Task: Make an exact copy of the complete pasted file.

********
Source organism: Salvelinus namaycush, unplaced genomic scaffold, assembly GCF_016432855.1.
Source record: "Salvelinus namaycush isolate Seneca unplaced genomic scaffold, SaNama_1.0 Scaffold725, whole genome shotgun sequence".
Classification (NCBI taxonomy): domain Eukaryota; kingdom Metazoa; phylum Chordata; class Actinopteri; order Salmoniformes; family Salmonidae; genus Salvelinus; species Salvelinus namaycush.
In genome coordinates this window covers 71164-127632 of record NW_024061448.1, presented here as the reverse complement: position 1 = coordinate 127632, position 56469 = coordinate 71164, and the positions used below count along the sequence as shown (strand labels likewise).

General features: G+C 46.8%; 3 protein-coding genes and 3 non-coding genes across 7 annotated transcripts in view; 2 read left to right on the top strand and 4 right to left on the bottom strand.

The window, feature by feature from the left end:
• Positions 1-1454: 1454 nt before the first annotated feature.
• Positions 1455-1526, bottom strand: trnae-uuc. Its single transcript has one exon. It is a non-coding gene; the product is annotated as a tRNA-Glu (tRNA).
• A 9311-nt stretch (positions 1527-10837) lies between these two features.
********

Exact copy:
Source organism: Salvelinus namaycush, unplaced genomic scaffold, assembly GCF_016432855.1.
Source record: "Salvelinus namaycush isolate Seneca unplaced genomic scaffold, SaNama_1.0 Scaffold725, whole genome shotgun sequence".
Classification (NCBI taxonomy): domain Eukaryota; kingdom Metazoa; phylum Chordata; class Actinopteri; order Salmoniformes; family Salmonidae; genus Salvelinus; species Salvelinus namaycush.
In genome coordinates this window covers 71164-127632 of record NW_024061448.1, presented here as the reverse complement: position 1 = coordinate 127632, position 56469 = coordinate 71164, and the positions used below count along the sequence as shown (strand labels likewise).

General features: G+C 46.8%; 3 protein-coding genes and 3 non-coding genes across 7 annotated transcripts in view; 2 read left to right on the top strand and 4 right to left on the bottom strand.

The window, feature by feature from the left end:
• Positions 1-1454: 1454 nt before the first annotated feature.
• Positions 1455-1526, bottom strand: trnae-uuc. Its single transcript has one exon. It is a non-coding gene; the product is annotated as a tRNA-Glu (tRNA).
• A 9311-nt stretch (positions 1527-10837) lies between these two features.